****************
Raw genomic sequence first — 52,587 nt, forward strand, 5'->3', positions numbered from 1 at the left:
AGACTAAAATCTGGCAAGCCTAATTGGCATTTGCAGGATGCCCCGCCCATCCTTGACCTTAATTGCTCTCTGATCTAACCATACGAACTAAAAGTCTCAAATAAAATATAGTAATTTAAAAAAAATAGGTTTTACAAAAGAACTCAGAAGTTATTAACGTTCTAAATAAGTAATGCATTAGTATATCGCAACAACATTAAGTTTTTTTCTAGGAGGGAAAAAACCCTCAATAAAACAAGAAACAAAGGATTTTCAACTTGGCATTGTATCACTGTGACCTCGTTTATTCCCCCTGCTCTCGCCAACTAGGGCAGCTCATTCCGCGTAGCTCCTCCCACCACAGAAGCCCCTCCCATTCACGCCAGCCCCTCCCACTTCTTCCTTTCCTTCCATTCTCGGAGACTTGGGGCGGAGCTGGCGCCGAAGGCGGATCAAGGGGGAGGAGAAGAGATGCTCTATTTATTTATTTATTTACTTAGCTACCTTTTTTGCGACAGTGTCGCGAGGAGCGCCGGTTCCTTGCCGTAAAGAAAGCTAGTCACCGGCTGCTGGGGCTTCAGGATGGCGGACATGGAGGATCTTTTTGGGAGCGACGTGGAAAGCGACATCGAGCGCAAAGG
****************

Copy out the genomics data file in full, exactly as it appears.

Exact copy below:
Raw genomic sequence first — 52,587 nt, forward strand, 5'->3', positions numbered from 1 at the left:
AGACTAAAATCTGGCAAGCCTAATTGGCATTTGCAGGATGCCCCGCCCATCCTTGACCTTAATTGCTCTCTGATCTAACCATACGAACTAAAAGTCTCAAATAAAATATAGTAATTTAAAAAAAATAGGTTTTACAAAAGAACTCAGAAGTTATTAACGTTCTAAATAAGTAATGCATTAGTATATCGCAACAACATTAAGTTTTTTTCTAGGAGGGAAAAAACCCTCAATAAAACAAGAAACAAAGGATTTTCAACTTGGCATTGTATCACTGTGACCTCGTTTATTCCCCCTGCTCTCGCCAACTAGGGCAGCTCATTCCGCGTAGCTCCTCCCACCACAGAAGCCCCTCCCATTCACGCCAGCCCCTCCCACTTCTTCCTTTCCTTCCATTCTCGGAGACTTGGGGCGGAGCTGGCGCCGAAGGCGGATCAAGGGGGAGGAGAAGAGATGCTCTATTTATTTATTTATTTACTTAGCTACCTTTTTTGCGACAGTGTCGCGAGGAGCGCCGGTTCCTTGCCGTAAAGAAAGCTAGTCACCGGCTGCTGGGGCTTCAGGATGGCGGACATGGAGGATCTTTTTGGGAGCGACGTGGAAAGCGACATCGAGCGCAAAGG